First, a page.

Most medical school students wonder how to prepare for clinical rotations, as they are part of a student’s medical school requirements need to complete a medical degree. They are also a key part of developing a student’s skills as a physician and applying their learning. To prepare for the ins and outs of clinical rotations, students need to get ready in advance and show up ready to learn. Our comprehensive guide will show students why it’s important to prepare for clinical rotations, how to prepare for clinical rotations, and how to get the most out of their clinical rotation experiences.
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Why clinical rotations need advanced preparation
The key reason why it’s important to prepare in advance of your clinical rotations is that this experience will be a far greater test of your medical knowledge and experience than any you’ve faced so far in medical school. You’ll be moving from the traditional classroom setting directly into a functioning hospital, so clinical rotations are your first “real world” experience as a physician.
Clinical rotations will test your medical knowledge, your ability to learn and help treat patients, but the experience will also test you on your professional and interpersonal skills. Since you’ll be working with other physicians, real patients, and hospital staff, you will have to demonstrate that you are able to learn and retain information in a clinical setting, but also that you have the necessary interpersonal skills and professional decorum required of a doctor.
Furthermore, your practical experience with patients and cases will help you prepare for the USMLE Step 2 CK and USMLE Step 3, as these board exams require you to apply your theoretical knowledge to hypothetical cases. This is why getting ready for your clinical rotations early is key!
Not sure where to start with preparing for residency applications? This infographic should help:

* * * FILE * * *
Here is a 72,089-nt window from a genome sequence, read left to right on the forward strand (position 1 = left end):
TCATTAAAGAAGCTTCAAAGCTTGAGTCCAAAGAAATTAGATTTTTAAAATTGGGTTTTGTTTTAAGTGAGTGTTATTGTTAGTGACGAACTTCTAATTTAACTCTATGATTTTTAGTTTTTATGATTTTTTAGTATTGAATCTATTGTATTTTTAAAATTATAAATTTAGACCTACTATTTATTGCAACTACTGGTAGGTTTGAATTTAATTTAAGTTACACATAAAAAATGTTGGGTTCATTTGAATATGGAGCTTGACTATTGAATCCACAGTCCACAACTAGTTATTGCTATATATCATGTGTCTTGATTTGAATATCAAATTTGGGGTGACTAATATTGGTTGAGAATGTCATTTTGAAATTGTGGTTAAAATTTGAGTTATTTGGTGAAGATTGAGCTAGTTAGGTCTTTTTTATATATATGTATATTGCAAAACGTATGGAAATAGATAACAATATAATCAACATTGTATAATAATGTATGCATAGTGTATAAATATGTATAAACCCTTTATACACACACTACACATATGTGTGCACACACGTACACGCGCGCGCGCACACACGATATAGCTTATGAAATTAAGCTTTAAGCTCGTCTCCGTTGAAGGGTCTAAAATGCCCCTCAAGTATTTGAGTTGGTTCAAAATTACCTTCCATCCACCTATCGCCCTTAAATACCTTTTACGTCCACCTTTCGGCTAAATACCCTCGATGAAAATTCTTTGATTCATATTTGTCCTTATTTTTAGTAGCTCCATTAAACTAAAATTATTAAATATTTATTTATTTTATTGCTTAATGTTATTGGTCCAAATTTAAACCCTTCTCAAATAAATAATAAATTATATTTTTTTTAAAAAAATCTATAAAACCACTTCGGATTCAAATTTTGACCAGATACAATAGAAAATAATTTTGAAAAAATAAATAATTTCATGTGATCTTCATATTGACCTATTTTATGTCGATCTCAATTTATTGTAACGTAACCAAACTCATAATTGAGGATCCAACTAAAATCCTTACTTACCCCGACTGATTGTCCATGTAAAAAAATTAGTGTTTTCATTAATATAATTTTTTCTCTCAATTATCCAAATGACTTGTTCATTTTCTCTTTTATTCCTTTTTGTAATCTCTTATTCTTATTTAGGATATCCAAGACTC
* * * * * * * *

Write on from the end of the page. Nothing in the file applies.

What you learn in clinical rotations
Clinical rotations introduce students to the nitty gritty work of a doctor in a health care institution. They allow students to apply the medical knowledge they’ve learned in real life, clinical settings. While the hospital or clinical setting might vary depending on which clinical rotation you’re starting, you can expect to be thrown right into the thick of things.
Students will help care for patients, either individually or in a group, under supervision. Patient interviews and examinations, lab data reviews and team learning discussions are common practice.
Clinical rotations include seven core specialties of medicine for a well-rounded, holistic experience of being a practicing doctor. These core specialties are required of all med students, and include internal medicine, family medicine, pediatrics, psychiatry, neurology, general surgery and obstetrics and gynecology.
Experiencing a clinical rotation in each of these areas helps students to learn what specialties they do and do not connect with. These rotations provide students with first-hand experience with each specialty and what kind of work they can expect in each one. As students will soon be applying to residencies and will need to choose a specialty, clinical rotations can be helpful in making the choice.